A book is worth more than the cost of the paper it's printed on.
So says Nathan Bransford, social media manager for CNET who spent eight years in publishing. In a blog post yesterday, Bransford reminds us of what we're paying for when we buy a book and does the math:
There's a perception among consumers that an e-book should cost very little or next to nothing because there is no paper, printing, and shipping involved.
But in fact, for a new best-selling hardcover, all of the costs associated with print, from the printing to the shipping to the distribution to the warehousing to returns, amount to a mere few dollars per copy, depending on the size of the print run.
The vast majority of a publisher's costs come from expenses that still exist in an e-book world: Author advances, design, marketing, publicity, office space, and staff.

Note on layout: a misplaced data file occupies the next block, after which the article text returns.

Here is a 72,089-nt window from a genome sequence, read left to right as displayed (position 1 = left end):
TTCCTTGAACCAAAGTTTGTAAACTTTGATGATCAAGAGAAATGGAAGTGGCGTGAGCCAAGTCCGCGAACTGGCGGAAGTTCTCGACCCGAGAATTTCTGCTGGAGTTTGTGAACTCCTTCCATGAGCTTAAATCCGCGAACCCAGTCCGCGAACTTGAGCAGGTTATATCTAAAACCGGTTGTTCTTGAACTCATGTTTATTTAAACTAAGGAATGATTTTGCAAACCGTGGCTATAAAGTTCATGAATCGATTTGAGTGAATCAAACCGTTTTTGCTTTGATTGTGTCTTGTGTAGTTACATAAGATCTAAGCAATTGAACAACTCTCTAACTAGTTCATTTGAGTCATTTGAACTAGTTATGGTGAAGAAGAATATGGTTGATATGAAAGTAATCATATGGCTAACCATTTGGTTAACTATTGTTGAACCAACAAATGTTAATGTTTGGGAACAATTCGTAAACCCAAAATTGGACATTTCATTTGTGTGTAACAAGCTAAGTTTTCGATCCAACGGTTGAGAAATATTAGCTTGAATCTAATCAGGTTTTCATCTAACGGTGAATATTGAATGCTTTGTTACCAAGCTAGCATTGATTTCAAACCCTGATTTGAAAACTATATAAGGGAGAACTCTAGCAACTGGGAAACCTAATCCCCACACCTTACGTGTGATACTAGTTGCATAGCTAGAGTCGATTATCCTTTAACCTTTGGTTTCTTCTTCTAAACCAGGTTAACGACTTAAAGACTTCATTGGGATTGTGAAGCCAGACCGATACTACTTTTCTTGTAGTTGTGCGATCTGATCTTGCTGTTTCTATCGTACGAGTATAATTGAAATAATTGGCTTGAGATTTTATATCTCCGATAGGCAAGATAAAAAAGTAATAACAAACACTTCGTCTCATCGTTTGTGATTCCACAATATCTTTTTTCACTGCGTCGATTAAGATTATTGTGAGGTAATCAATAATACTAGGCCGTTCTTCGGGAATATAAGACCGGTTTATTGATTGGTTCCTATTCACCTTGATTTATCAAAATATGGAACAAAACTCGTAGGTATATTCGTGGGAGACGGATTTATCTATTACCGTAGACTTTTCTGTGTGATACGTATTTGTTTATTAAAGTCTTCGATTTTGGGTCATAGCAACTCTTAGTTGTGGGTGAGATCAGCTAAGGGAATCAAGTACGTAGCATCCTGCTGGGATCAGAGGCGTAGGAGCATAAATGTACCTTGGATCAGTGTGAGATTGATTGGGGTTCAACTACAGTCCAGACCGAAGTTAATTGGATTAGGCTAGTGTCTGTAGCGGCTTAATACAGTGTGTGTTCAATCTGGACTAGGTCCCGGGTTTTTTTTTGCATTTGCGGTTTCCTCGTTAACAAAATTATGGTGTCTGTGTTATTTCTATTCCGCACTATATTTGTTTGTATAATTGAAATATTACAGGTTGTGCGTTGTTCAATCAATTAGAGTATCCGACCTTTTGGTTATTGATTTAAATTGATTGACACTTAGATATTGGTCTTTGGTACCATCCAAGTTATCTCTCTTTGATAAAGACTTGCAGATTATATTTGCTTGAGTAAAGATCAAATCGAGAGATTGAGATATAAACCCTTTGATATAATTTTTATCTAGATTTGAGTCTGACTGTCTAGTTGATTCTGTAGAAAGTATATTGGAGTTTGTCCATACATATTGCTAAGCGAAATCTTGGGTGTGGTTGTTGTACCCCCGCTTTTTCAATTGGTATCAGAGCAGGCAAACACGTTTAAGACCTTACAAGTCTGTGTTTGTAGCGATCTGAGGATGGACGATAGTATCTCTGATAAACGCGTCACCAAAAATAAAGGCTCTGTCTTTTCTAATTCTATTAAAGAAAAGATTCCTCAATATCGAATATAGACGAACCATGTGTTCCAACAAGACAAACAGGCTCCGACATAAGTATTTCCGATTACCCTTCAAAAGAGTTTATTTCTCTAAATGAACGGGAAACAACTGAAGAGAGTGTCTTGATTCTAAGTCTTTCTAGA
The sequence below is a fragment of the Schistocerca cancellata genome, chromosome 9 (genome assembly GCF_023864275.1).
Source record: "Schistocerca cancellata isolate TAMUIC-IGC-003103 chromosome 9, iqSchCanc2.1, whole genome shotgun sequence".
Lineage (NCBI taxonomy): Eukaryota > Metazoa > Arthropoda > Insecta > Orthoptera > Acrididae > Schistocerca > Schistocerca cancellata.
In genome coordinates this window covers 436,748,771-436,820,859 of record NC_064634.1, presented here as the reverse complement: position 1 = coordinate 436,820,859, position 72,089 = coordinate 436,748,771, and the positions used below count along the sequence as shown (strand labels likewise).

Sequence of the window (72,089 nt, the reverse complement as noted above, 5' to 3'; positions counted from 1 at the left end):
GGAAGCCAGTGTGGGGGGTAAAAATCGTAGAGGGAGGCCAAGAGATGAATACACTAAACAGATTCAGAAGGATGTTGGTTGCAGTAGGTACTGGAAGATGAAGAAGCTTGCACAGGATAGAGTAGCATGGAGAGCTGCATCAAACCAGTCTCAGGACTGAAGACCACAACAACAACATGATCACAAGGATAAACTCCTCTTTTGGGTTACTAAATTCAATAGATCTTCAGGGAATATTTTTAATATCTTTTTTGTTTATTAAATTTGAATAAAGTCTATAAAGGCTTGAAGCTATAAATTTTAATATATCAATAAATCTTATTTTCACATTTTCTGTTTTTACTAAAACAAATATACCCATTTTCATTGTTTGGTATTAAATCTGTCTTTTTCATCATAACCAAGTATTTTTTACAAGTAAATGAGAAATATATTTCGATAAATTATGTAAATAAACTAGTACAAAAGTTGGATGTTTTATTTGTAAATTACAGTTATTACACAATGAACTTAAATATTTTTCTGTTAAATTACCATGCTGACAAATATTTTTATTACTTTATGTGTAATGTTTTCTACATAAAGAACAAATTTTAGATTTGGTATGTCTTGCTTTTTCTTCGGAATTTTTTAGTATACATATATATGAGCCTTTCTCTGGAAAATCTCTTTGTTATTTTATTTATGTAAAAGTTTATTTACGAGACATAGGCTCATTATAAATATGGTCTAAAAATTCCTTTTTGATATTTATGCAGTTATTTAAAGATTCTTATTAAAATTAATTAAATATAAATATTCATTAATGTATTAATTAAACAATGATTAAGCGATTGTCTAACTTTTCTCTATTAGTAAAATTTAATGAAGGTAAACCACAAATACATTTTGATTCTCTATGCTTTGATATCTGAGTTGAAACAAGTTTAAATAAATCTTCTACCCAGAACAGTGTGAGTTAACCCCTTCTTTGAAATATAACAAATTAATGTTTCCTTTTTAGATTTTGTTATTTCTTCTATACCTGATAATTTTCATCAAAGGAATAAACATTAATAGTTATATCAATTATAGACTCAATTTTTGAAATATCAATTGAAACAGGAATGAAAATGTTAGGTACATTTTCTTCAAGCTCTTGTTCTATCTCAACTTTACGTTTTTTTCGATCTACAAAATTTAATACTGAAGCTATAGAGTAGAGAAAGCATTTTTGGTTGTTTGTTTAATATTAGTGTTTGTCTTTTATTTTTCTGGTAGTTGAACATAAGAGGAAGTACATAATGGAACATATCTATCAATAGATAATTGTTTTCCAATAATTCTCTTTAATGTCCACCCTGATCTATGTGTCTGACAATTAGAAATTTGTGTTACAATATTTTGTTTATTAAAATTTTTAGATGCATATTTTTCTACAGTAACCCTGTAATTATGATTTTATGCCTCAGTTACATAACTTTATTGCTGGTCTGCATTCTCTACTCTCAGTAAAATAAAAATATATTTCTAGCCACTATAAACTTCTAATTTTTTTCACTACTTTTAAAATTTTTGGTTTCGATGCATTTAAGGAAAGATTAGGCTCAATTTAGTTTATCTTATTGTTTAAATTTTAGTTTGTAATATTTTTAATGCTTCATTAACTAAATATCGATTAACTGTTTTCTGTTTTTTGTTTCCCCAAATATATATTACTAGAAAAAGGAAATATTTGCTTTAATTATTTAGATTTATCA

You can therefore imagine the fear that e-book prices instill in publishing executives' hearts. They're only saving a few dollars per copy in the switch to the e-book world, but the prices of books were slashed more than half: from $24.99 to $9.99 and even lower.
That begins to explain why publishers are trying to keep e-book prices high. But it doesn't tell the whole story.
And here's the rub, according to Branford: "Publishers have a massive problem with perception of value. When you can't hold it in your hands and easily pass it along to a friend, $10-plus just feels too expensive to many people."
My fear is that the major publishers won’t be able to stay in business just selling e-books. You can’t bring in enough money to support the infrastructure. If that happens, there goes the marketing, the editorial, the author tours, the expertise of the book industry.
The author is solely responsible for the content.